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Cybersecurity and Translation Data

Why you should care about safeguarding your data

When selecting a language service provider (LSP), a few questions immediately come to mind. How much will my translation cost? How quickly will I receive the final product? Will the resulting translation be of high quality? All of these concerns are of the utmost importance. But, another consideration that is equally important, and arguably even more crucial, is determining what steps your LSP is taking to safeguard your data.

If you’re not asking your LSP about data security, you are exposing yourself to the potential loss of intellectual property, company secrets or other highly sensitive material. When this type of information becomes public or gets into the wrong hands, the results can be devastating to a company.

What Could Go Wrong When Using Free, Online Translation Apps?

If you rely on a free, online translation tool for your company’s data, think twice, particularly if your data is sensitive or private. After all, professional translators require payment. If there is no cost for translation, how can these free apps afford to provide security? They often can’t.

There have been numerous warnings about the subsequent loss of control over data submitted to free, third-party apps. For instance, petroleum company Statoil learned its lesson in 2017. In that case, a free, online app loaded employees’ personally identifiable data into Google Search without Statoil’s knowledge.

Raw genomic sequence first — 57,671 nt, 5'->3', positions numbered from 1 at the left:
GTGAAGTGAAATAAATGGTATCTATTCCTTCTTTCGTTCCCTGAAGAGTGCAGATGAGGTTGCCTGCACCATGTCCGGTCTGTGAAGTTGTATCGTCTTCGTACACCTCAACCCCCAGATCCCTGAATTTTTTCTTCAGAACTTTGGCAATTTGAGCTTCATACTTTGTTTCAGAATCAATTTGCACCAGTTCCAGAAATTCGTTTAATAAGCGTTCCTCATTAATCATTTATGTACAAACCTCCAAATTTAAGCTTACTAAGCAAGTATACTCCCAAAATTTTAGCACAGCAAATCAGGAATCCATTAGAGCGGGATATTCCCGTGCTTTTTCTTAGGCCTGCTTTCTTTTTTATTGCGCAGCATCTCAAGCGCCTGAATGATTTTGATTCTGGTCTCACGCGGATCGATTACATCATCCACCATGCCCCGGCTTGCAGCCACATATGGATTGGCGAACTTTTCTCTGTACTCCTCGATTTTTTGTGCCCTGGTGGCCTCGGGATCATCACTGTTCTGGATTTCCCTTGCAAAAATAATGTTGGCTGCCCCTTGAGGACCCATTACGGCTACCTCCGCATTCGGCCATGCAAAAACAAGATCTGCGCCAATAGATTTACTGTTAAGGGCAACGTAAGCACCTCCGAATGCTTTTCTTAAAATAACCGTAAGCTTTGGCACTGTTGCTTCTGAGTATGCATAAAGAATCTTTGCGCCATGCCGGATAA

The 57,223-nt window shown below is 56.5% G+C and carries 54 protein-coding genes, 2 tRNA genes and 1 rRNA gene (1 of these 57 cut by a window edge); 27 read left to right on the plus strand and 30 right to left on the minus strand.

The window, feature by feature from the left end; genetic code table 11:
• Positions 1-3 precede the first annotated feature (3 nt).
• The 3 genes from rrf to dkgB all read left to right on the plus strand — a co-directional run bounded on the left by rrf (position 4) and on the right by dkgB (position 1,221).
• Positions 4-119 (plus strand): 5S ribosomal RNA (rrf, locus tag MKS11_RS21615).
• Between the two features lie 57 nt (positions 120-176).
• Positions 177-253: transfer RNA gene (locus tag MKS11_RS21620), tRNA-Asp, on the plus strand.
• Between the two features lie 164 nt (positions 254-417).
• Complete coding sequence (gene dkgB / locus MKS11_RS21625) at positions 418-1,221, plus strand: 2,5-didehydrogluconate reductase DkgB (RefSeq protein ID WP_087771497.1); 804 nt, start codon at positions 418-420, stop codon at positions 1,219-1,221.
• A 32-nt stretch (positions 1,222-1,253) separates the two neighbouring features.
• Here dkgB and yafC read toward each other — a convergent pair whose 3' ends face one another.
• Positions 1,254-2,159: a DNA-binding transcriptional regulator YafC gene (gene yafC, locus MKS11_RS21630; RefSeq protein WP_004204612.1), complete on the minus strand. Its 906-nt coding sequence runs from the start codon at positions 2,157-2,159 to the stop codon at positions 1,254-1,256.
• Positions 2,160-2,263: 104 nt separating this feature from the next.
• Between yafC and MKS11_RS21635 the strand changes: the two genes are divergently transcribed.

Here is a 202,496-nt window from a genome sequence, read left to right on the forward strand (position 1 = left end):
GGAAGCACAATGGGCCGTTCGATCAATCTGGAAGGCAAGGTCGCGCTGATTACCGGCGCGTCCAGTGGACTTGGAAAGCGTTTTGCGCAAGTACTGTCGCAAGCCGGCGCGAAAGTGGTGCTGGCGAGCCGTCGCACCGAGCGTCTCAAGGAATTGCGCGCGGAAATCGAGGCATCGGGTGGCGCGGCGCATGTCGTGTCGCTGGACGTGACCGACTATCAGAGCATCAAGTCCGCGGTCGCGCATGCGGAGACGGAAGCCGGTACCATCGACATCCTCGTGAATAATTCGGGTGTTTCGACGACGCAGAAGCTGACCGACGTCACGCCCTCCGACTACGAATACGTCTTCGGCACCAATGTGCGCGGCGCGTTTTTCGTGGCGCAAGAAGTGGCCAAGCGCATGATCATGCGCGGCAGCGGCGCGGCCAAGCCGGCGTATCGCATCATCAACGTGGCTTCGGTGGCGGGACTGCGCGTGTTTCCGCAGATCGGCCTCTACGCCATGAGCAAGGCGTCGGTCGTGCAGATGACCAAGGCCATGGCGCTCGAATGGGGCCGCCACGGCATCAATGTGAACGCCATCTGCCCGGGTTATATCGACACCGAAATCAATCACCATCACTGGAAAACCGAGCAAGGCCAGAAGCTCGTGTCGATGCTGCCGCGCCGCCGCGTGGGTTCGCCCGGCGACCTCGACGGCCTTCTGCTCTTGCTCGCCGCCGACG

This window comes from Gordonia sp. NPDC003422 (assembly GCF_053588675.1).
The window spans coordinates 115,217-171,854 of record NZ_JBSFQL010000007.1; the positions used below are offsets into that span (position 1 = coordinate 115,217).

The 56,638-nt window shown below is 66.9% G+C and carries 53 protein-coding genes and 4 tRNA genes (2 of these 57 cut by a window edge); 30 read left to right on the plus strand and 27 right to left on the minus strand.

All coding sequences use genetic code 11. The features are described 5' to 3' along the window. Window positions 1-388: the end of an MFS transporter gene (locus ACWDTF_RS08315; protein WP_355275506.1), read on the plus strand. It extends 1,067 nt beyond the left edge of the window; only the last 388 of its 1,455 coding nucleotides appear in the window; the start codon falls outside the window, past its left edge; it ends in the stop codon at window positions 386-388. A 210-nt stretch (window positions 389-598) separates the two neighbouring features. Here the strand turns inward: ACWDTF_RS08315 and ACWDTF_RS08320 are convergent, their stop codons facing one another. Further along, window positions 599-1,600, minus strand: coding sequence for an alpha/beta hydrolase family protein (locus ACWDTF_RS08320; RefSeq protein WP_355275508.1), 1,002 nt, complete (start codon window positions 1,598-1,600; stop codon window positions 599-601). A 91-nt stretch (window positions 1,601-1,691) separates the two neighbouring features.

Entrusting your translation projects to a professional LSP is a good, first step to ensure your data is secure. But there’s a caveat; not all LSPs are committed to cybersecurity and data protection. So, you need to do some homework and ask the right questions.

How Are You Delivering Your Material for Translation?

Customers will send data to an LSP in multiple ways. Three things should be achieved during delivery:

  1. No one should be able to steal data.
  2. Data should be uploaded to a place that only authorized people are able to access.
  3. Data should not be able to be copied.

The LSP and the customer should work together to determine the delivery method of data. For highly sensitive material, the onus is on the LSP to provide an option that consists of a secure portal, or website. This type of delivery method will prevent data from being intercepted during transmission. It should also be designed to ensure there are no internal intrusions once material is in the portal. It is the customer’s responsibility to use the portal and refrain from asking the LSP to take data through an unsecure method.

Once data is in this portal, safeguards should involve multiple layers of controls. These controls may include strong authentication, rules-based access management, and the ability to integrate with the customer’s access management system. The idea is to limit access to people actively working on the project and to store the data so it cannot be easily taken by anyone else. Fewer people working on the data will minimize the security risk.

How is the Translation Work Being Done?